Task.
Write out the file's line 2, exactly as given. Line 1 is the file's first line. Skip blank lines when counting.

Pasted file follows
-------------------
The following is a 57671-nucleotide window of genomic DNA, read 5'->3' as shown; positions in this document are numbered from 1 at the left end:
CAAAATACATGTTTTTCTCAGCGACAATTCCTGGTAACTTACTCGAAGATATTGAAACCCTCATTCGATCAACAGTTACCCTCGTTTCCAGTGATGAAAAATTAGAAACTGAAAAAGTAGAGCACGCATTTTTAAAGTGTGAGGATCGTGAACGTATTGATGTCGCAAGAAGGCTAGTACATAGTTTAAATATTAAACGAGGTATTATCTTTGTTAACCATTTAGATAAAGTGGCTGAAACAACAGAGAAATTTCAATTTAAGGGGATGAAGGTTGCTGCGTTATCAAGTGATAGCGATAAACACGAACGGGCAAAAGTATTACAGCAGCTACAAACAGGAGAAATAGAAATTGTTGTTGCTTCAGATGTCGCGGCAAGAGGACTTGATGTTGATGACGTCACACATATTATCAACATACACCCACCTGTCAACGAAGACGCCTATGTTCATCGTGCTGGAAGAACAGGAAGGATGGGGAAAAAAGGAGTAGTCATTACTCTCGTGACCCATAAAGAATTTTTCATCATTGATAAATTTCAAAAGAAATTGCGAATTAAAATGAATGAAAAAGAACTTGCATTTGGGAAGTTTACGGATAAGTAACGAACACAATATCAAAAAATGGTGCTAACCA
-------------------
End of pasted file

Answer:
CAAAATACATGTTTTTCTCAGCGACAATTCCTGGTAACTTACTCGAAGATATTGAAACCCTCATTCGATCAACAGTTACCCTCGTTTCCAGTGATGAAAAATTAGAAACTGAAAAAGTAGAGCACGCATTTTTAAAGTGTGAGGATCGTGAACGTATTGATGTCGCAAGAAGGCTAGTACATAGTTTAAATATTAAACGAGGTATTATCTTTGTTAACCATTTAGATAAAGTGGCTGAAACAACAGAGAAATTTCAATTTAAGGGGATGAAGGTTGCTGCGTTATCAAGTGATAGCGATAAACACGAACGGGCAAAAGTATTACAGCAGCTACAAACAGGAGAAATAGAAATTGTTGTTGCTTCAGATGTCGCGGCAAGAGGACTTGATGTTGATGACGTCACACATATTATCAACATACACCCACCTGTCAACGAAGACGCCTATGTTCATCGTGCTGGAAGAACAGGAAGGATGGGGAAAAAAGGAGTAGTCATTACTCTCGTGACCCATAAAGAATTTTTCATCATTGATAAATTTCAAAAGAAATTGCGAATTAAAATGAATGAAAAAGAACTTGCATTTGGGAAGTTTACGGATAAGTAACGAACACAATATCAAAAAATGGTGCTAACCA